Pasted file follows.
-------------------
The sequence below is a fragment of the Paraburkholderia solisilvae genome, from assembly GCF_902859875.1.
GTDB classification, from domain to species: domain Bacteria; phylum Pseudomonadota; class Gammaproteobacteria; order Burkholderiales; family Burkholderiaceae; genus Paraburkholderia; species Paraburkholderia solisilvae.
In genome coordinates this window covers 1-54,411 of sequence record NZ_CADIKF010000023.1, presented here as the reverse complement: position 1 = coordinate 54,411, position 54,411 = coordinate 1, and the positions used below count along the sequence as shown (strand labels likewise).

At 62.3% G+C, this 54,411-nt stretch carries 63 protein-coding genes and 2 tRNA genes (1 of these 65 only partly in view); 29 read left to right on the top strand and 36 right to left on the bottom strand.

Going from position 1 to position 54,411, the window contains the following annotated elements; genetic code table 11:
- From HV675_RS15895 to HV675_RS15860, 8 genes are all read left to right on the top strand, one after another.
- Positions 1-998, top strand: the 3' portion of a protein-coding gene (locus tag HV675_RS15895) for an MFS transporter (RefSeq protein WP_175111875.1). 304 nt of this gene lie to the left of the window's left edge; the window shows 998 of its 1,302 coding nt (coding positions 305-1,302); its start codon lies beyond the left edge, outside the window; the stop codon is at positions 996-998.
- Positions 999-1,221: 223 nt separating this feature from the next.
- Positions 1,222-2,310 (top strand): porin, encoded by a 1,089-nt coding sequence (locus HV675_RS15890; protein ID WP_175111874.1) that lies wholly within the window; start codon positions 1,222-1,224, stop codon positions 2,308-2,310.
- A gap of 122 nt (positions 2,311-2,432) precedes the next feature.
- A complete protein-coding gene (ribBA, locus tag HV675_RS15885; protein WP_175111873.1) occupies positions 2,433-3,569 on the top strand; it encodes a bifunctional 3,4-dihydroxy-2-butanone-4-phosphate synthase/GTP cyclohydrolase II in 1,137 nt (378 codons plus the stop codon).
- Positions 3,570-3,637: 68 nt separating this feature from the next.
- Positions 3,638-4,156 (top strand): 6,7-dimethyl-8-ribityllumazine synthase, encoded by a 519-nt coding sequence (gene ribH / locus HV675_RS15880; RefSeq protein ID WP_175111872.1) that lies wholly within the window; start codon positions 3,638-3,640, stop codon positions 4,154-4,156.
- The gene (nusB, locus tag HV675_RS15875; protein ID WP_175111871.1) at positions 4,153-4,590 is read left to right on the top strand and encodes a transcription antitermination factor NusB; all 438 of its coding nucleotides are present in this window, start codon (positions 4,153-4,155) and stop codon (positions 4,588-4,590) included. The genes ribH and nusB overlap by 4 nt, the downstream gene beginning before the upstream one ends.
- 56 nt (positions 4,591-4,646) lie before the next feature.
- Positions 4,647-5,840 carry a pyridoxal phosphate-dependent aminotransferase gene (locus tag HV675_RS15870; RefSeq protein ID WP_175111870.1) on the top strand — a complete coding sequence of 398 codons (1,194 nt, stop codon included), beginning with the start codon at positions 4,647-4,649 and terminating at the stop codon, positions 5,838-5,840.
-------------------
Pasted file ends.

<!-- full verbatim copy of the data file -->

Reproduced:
The sequence below is a fragment of the Paraburkholderia solisilvae genome, from assembly GCF_902859875.1.
GTDB classification, from domain to species: domain Bacteria; phylum Pseudomonadota; class Gammaproteobacteria; order Burkholderiales; family Burkholderiaceae; genus Paraburkholderia; species Paraburkholderia solisilvae.
In genome coordinates this window covers 1-54,411 of sequence record NZ_CADIKF010000023.1, presented here as the reverse complement: position 1 = coordinate 54,411, position 54,411 = coordinate 1, and the positions used below count along the sequence as shown (strand labels likewise).

At 62.3% G+C, this 54,411-nt stretch carries 63 protein-coding genes and 2 tRNA genes (1 of these 65 only partly in view); 29 read left to right on the top strand and 36 right to left on the bottom strand.

Going from position 1 to position 54,411, the window contains the following annotated elements; genetic code table 11:
- From HV675_RS15895 to HV675_RS15860, 8 genes are all read left to right on the top strand, one after another.
- Positions 1-998, top strand: the 3' portion of a protein-coding gene (locus tag HV675_RS15895) for an MFS transporter (RefSeq protein WP_175111875.1). 304 nt of this gene lie to the left of the window's left edge; the window shows 998 of its 1,302 coding nt (coding positions 305-1,302); its start codon lies beyond the left edge, outside the window; the stop codon is at positions 996-998.
- Positions 999-1,221: 223 nt separating this feature from the next.
- Positions 1,222-2,310 (top strand): porin, encoded by a 1,089-nt coding sequence (locus HV675_RS15890; protein ID WP_175111874.1) that lies wholly within the window; start codon positions 1,222-1,224, stop codon positions 2,308-2,310.
- A gap of 122 nt (positions 2,311-2,432) precedes the next feature.
- A complete protein-coding gene (ribBA, locus tag HV675_RS15885; protein WP_175111873.1) occupies positions 2,433-3,569 on the top strand; it encodes a bifunctional 3,4-dihydroxy-2-butanone-4-phosphate synthase/GTP cyclohydrolase II in 1,137 nt (378 codons plus the stop codon).
- Positions 3,570-3,637: 68 nt separating this feature from the next.
- Positions 3,638-4,156 (top strand): 6,7-dimethyl-8-ribityllumazine synthase, encoded by a 519-nt coding sequence (gene ribH / locus HV675_RS15880; RefSeq protein ID WP_175111872.1) that lies wholly within the window; start codon positions 3,638-3,640, stop codon positions 4,154-4,156.
- The gene (nusB, locus tag HV675_RS15875; protein ID WP_175111871.1) at positions 4,153-4,590 is read left to right on the top strand and encodes a transcription antitermination factor NusB; all 438 of its coding nucleotides are present in this window, start codon (positions 4,153-4,155) and stop codon (positions 4,588-4,590) included. The genes ribH and nusB overlap by 4 nt, the downstream gene beginning before the upstream one ends.
- 56 nt (positions 4,591-4,646) lie before the next feature.
- Positions 4,647-5,840 carry a pyridoxal phosphate-dependent aminotransferase gene (locus tag HV675_RS15870; RefSeq protein ID WP_175111870.1) on the top strand — a complete coding sequence of 398 codons (1,194 nt, stop codon included), beginning with the start codon at positions 4,647-4,649 and terminating at the stop codon, positions 5,838-5,840.